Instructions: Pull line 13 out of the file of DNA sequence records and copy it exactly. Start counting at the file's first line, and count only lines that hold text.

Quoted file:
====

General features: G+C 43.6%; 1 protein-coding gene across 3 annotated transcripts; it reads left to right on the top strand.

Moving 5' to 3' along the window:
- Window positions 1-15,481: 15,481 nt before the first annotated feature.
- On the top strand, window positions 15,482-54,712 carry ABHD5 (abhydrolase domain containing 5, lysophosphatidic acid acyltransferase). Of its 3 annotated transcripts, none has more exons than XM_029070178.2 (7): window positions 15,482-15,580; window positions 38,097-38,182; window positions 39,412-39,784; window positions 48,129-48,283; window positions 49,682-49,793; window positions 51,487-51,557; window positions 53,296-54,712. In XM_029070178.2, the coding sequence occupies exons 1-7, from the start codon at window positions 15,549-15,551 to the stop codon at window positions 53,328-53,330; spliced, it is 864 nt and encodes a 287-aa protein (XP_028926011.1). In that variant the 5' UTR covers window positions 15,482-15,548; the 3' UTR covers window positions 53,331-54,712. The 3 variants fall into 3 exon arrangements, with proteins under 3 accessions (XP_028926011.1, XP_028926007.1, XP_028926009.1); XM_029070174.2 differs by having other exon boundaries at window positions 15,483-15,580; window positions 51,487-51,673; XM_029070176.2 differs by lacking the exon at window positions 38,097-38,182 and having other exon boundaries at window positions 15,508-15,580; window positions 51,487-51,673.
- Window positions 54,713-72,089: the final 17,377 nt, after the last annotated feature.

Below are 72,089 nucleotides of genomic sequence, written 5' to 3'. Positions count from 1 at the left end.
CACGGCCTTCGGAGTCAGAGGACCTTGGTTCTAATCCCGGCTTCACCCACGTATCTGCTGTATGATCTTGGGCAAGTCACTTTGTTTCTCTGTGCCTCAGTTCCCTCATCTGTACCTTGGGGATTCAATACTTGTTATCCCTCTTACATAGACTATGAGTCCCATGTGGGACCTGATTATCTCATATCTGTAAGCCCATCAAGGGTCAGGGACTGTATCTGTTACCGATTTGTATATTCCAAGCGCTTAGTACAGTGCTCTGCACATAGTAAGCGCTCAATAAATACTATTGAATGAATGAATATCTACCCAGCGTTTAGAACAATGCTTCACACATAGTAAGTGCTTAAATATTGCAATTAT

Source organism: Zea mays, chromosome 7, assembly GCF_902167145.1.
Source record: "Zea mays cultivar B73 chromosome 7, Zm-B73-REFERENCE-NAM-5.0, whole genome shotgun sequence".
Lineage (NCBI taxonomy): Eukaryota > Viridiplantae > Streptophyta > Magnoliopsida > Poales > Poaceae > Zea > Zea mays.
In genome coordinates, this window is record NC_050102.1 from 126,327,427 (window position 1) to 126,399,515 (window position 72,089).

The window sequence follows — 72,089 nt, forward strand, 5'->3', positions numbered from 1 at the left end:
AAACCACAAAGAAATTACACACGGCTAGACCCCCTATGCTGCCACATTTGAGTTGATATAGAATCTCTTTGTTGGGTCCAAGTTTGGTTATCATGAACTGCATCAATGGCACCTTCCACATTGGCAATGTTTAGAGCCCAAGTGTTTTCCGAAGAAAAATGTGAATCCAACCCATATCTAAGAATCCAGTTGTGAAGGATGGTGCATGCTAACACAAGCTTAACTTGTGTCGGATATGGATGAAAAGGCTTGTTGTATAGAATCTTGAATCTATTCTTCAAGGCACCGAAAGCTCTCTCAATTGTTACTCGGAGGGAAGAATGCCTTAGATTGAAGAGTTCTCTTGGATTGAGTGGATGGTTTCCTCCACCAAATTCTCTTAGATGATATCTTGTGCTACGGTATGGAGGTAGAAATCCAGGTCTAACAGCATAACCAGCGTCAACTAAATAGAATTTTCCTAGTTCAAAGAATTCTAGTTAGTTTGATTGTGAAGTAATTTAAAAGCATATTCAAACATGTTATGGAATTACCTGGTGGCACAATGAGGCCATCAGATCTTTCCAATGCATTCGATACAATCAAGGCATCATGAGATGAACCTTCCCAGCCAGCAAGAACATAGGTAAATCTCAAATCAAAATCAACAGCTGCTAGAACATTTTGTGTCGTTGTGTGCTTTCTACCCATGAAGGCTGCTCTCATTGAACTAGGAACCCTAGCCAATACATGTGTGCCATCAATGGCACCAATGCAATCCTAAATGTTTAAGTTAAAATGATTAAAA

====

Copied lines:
AAACCACAAAGAAATTACACACGGCTAGACCCCCTATGCTGCCACATTTGAGTTGATATAGAATCTCTTTGTTGGGTCCAAGTTTGGTTATCATGAACTGCATCAATGGCACCTTCCACATTGGCAATGTTTAGAGCCCAAGTGTTTTCCGAAGAAAAATGTGAATCCAACCCATATCTAAGAATCCAGTTGTGAAGGATGGTGCATGCTAACACAAGCTTAACTTGTGTCGGATATGGATGAAAAGGCTTGTTGTATAGAATCTTGAATCTATTCTTCAAGGCACCGAAAGCTCTCTCAATTGTTACTCGGAGGGAAGAATGCCTTAGATTGAAGAGTTCTCTTGGATTGAGTGGATGGTTTCCTCCACCAAATTCTCTTAGATGATATCTTGTGCTACGGTATGGAGGTAGAAATCCAGGTCTAACAGCATAACCAGCGTCAACTAAATAGAATTTTCCTAGTTCAAAGAATTCTAGTTAGTTTGATTGTGAAGTAATTTAAAAGCATATTCAAACATGTTATGGAATTACCTGGTGGCACAATGAGGCCATCAGATCTTTCCAATGCATTCGATACAATCAAGGCATCATGAGATGAACCTTCCCAGCCAGCAAGAACATAGGTAAATCTCAAATCAAAATCAACAGCTGCTAGAACATTTTGTGTCGTTGTGTGCTTTCTACCCATGAAGGCTGCTCTCATTGAACTAGGAACCCTAGCCAATACATGTGTGCCATCAATGGCACCAATGCAATCCTAAATGTTTAAGTTAAAATGATTAAAA